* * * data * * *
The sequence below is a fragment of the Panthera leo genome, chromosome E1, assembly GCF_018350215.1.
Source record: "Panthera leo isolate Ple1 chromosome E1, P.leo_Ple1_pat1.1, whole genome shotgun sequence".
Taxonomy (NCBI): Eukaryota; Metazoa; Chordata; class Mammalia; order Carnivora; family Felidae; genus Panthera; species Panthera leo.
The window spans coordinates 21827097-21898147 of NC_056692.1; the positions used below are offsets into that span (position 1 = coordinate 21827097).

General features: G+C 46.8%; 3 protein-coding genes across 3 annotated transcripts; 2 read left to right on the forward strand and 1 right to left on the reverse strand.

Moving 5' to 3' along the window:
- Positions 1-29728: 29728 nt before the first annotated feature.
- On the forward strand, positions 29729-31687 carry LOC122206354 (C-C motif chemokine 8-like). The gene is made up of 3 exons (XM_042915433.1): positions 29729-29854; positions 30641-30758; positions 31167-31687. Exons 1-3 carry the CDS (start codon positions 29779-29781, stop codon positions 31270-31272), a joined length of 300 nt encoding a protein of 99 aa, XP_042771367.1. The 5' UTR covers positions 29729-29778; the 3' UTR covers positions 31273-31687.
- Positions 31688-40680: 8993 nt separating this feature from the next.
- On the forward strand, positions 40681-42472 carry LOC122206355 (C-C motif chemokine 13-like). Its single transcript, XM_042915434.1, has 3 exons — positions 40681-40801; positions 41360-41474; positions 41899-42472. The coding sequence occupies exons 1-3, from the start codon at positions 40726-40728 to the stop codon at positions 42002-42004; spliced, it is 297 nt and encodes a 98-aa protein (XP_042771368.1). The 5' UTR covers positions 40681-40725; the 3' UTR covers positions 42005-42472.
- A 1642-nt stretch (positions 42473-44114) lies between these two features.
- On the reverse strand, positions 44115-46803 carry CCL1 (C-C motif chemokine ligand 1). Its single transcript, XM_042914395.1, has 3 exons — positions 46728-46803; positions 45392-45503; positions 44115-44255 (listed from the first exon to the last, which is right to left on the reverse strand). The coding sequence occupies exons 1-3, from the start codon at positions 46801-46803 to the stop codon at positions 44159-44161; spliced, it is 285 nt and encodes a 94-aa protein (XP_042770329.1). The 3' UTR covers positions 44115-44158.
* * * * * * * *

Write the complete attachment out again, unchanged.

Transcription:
The sequence below is a fragment of the Panthera leo genome, chromosome E1, assembly GCF_018350215.1.
Source record: "Panthera leo isolate Ple1 chromosome E1, P.leo_Ple1_pat1.1, whole genome shotgun sequence".
Taxonomy (NCBI): Eukaryota; Metazoa; Chordata; class Mammalia; order Carnivora; family Felidae; genus Panthera; species Panthera leo.
The window spans coordinates 21827097-21898147 of NC_056692.1; the positions used below are offsets into that span (position 1 = coordinate 21827097).

General features: G+C 46.8%; 3 protein-coding genes across 3 annotated transcripts; 2 read left to right on the forward strand and 1 right to left on the reverse strand.

Moving 5' to 3' along the window:
- Positions 1-29728: 29728 nt before the first annotated feature.
- On the forward strand, positions 29729-31687 carry LOC122206354 (C-C motif chemokine 8-like). The gene is made up of 3 exons (XM_042915433.1): positions 29729-29854; positions 30641-30758; positions 31167-31687. Exons 1-3 carry the CDS (start codon positions 29779-29781, stop codon positions 31270-31272), a joined length of 300 nt encoding a protein of 99 aa, XP_042771367.1. The 5' UTR covers positions 29729-29778; the 3' UTR covers positions 31273-31687.
- Positions 31688-40680: 8993 nt separating this feature from the next.
- On the forward strand, positions 40681-42472 carry LOC122206355 (C-C motif chemokine 13-like). Its single transcript, XM_042915434.1, has 3 exons — positions 40681-40801; positions 41360-41474; positions 41899-42472. The coding sequence occupies exons 1-3, from the start codon at positions 40726-40728 to the stop codon at positions 42002-42004; spliced, it is 297 nt and encodes a 98-aa protein (XP_042771368.1). The 5' UTR covers positions 40681-40725; the 3' UTR covers positions 42005-42472.
- A 1642-nt stretch (positions 42473-44114) lies between these two features.
- On the reverse strand, positions 44115-46803 carry CCL1 (C-C motif chemokine ligand 1). Its single transcript, XM_042914395.1, has 3 exons — positions 46728-46803; positions 45392-45503; positions 44115-44255 (listed from the first exon to the last, which is right to left on the reverse strand). The coding sequence occupies exons 1-3, from the start codon at positions 46801-46803 to the stop codon at positions 44159-44161; spliced, it is 285 nt and encodes a 94-aa protein (XP_042770329.1). The 3' UTR covers positions 44115-44158.